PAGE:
looked (cp. the Gorgon shield, which turned those who saw it into stonexv. 3). Took off: perhaps better, clogged. In the sea-bottom, the chariot wheels, made for firm sward, may have sunk, so as to have perhaps been wrenched off, after having (horses wild with terror) made regulated movement impossible, causing the chariots to stick fast, till overwhelmed and hurled in dire confusion. The dismay !-of men perceiving “the finger of God.” 26–28. Stretch forthand the sea. And. Where is the " cution” here? A sailor (Peter) saw, Mk. iv. 39. To his strength (a change of wind is suggested by xv. 10): “ a stronger than he's thus had kept him bound. When the morning appeared: they saw the miracle, but too late : the returning course of nature was timed supernaturally for their destruction. That came into the sea after them (under 18, 19). This, leaving room in front for the cavalry, and with the Israelites beyond, in that sea-way, may have included only a small part of the Egyptian common soldiery. In this whole history suffering is confined to what will suffice for manifestation of judgment. Not so much as one : that is, of those who dared to disobey that frowning Pillar, by going into the sea. Pharaoh personally is not said to have perished. A king of Egypt was usually in the front of battle. There is one recorded case of a Pharaoh who in battle said “go" instead of “come,” Re. xxii. 17. This perhaps was an unrecorded case of that unworthiness.

29–31. A wall (under 21, 22). Saw-sea-shore (cp. “his Scots lords at his feet,” in the ballad of Sir Patrick Spens). There was an Israelitish tradition, that the corpses were flung by the sea upon the east (Sinai) shore, where the spoils of the dead were to Israel a welcome supply of arms. The history speaks only of a more precious spoil. They saw the—work which

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31 upon the sea-shore. And Israel saw that great work which

the Lord did upon the Egyptians; and the people feared the

Lord, and believed the Lord, and his servant Moses. Jehovah did (as Nicodemus will see long after, Jn. iii. 2). Believed: that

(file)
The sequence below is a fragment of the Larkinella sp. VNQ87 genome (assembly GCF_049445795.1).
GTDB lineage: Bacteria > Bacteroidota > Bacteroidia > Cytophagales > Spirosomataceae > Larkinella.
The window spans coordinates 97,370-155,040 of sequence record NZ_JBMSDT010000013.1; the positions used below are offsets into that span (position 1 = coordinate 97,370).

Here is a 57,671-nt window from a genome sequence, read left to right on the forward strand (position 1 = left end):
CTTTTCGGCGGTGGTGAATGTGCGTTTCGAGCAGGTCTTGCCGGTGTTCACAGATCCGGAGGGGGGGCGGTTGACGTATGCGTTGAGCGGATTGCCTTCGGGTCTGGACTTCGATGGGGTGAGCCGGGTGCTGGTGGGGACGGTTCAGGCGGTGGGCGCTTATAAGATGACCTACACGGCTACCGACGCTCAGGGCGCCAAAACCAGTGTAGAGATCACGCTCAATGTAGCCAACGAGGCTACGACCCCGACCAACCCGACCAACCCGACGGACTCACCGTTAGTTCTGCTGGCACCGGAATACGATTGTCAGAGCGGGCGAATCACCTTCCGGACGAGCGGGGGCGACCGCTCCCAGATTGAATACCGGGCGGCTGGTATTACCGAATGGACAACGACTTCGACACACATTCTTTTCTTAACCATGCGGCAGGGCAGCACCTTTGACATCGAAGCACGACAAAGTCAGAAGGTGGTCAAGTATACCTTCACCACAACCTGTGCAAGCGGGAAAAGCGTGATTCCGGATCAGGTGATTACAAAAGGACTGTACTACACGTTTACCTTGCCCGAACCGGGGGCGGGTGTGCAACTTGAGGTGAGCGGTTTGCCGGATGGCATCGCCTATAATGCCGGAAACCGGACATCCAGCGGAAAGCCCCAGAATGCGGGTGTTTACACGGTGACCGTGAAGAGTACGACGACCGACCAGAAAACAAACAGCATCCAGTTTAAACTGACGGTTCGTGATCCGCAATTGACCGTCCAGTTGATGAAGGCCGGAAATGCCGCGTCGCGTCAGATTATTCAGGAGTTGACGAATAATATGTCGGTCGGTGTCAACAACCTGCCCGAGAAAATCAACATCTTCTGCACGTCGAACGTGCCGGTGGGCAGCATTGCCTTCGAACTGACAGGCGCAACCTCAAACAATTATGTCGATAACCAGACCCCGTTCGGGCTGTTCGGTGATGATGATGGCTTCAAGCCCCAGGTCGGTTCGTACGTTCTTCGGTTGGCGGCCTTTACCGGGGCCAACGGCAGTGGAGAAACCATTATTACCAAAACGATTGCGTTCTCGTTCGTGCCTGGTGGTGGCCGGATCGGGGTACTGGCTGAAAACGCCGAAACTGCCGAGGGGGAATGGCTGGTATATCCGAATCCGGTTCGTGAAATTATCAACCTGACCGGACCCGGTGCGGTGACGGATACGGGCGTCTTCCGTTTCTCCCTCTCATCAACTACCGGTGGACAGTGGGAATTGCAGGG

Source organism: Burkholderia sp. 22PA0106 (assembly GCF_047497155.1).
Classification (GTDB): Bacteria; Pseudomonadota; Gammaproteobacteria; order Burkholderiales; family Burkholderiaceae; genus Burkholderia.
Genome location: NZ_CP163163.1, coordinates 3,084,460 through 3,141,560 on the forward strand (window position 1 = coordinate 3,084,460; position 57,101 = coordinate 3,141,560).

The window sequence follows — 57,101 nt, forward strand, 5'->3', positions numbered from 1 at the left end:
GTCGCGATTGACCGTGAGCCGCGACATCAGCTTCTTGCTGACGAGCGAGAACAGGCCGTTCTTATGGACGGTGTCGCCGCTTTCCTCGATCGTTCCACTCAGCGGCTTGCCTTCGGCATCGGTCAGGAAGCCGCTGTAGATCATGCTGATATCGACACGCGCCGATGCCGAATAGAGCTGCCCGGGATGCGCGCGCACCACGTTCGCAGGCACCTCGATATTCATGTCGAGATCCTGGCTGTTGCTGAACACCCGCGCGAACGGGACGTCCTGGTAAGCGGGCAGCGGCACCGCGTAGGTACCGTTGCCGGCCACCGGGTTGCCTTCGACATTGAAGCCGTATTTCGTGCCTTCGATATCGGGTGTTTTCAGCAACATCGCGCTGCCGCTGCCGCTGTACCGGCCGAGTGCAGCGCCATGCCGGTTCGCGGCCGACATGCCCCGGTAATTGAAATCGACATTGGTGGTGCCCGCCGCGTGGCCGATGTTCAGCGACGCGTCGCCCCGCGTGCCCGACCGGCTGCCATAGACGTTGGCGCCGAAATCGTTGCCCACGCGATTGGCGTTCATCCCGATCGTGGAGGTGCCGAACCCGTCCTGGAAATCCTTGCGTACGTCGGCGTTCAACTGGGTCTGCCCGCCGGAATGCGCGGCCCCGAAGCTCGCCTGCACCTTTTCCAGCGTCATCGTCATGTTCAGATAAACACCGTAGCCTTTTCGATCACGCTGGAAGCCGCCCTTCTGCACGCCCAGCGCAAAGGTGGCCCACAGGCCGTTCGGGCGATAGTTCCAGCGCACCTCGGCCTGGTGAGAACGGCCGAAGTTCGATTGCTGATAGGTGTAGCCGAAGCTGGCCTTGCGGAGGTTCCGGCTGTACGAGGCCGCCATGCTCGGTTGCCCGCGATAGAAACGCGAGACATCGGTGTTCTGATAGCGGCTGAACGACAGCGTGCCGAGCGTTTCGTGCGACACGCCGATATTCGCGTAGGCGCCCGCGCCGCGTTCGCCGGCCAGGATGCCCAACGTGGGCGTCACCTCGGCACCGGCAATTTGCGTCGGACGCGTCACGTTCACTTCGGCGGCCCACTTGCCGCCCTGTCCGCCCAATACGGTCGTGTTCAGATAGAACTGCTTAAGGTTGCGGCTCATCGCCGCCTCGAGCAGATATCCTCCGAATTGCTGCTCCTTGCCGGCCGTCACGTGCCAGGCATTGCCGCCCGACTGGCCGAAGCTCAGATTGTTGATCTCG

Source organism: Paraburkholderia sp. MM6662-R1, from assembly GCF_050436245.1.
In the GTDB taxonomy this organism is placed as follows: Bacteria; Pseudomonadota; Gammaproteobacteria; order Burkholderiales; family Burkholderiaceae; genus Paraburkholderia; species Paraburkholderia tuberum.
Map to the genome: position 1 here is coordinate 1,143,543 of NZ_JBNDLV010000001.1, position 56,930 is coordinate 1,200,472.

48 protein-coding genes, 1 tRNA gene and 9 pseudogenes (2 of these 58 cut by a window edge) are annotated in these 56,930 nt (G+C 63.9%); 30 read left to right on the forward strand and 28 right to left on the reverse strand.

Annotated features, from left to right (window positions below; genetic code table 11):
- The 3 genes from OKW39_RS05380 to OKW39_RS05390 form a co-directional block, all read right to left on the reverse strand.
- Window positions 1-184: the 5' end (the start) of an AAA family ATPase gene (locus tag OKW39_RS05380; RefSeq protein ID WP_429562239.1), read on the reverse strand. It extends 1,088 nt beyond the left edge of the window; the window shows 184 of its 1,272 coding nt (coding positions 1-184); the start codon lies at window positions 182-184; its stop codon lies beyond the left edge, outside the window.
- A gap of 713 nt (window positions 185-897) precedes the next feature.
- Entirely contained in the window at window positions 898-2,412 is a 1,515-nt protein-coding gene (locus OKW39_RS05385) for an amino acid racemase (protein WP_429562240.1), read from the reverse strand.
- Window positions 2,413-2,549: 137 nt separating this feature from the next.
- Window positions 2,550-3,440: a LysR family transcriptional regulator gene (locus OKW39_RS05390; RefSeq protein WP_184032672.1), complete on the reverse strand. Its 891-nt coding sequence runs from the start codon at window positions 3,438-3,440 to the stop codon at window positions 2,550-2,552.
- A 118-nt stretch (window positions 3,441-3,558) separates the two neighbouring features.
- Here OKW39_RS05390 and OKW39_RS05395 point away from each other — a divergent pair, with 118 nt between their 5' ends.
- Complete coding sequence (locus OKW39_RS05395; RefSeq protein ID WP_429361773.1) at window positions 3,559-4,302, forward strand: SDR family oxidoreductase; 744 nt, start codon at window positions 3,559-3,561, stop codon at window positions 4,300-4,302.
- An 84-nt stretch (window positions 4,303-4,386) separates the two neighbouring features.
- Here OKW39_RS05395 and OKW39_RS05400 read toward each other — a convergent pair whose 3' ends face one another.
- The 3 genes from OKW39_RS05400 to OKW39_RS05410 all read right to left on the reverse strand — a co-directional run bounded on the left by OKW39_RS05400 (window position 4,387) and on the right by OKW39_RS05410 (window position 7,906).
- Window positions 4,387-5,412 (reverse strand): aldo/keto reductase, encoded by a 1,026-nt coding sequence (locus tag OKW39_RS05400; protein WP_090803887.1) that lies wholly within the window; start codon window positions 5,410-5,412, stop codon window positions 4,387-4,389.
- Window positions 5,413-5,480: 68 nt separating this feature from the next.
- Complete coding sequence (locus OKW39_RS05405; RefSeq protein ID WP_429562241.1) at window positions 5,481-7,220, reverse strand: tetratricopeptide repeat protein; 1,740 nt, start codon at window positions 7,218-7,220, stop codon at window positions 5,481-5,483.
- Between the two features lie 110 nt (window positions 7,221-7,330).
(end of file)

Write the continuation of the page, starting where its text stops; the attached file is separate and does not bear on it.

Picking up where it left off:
seeing is believing" (Jn. ii. 11, 23), even for a Thomas the doubter. Feared. A salutary effect of Miracle (see Introd., note on Miracle : so that one of its New Testament names is “terrific thing," Tépastěras—in our Version, “wonder'). “The beginning of Philosophy is wonder.” The Philosophy (1 Co. ii. 6) into which men were initiated by that baptism (1 Co. x. 1-5) began with “ the fear of THE LORD :" the first and the last (Re. i. 8).

Exercise 30. 1. Finality. In chap. xiv., point out indication of a definitive close here of

God's dealings with Egypt, and of a decisive new beginning of Israel's

career. 2. That Egypt might know. Looking at the action in chap. xiv, as a lecture,

say-(1) What were the main heads of discourse? (2) What was the doctrine? (3) What was the warning stroke of the bell, and what the

dismissal stroke? 3. "It was not the anvil that was broken, but the hammer.” (1) How may it

be known beforehand which is anvil and which is hammer? (2) How might Pharaoh have known a dozen of times? (3) How might the Jews have known that they were destroying themselves when they killed the

Prince of Life? Could they have seen it on their hands? How? Note on “theories ” of the Passage of the Red Sea (see Introd., note on that Passage). It was at one time said that every Frenchman had a "theory" of Waterloo under his hat. The theories were intended, not to explain the fact, but to explain it away; and so they were bad. “Theory” means vision. It is what enables us to see the fact in its true nature, to comprehend it. And as to proposed “theories of that Passage, we have to consider, do they explain the fact, or, do they explain it away? The fact which has to be explained is, that in that night there was “a nation born at once"-witness, every Jew and Jewess we now pass upon the street, a living monumental evidence (see Introd.) of the exodus. The only

" theory” that is thus a theory is the “eagles' wings” theory. That fact is fully accounted for by the narrative on Ex. xiv., and by this narrative alone. And the “theory” in this narrative is (as given by God Himself in xix. 4), that the Passage was, with instrumentality of wind and water, by the manifested power of Jehovah, Israel's God. Every other attempted "theory” is lame, blind, like Epicurus lecturing about origination of the world in a “fortuitous concourse of atoms," or Topsy philosophizing, "Spec's I growed.” It is a key that does not open the door, but breaks in the lock (Jn. x. 1-6). This concludes the First Part of the History :—that is, The Deliverance.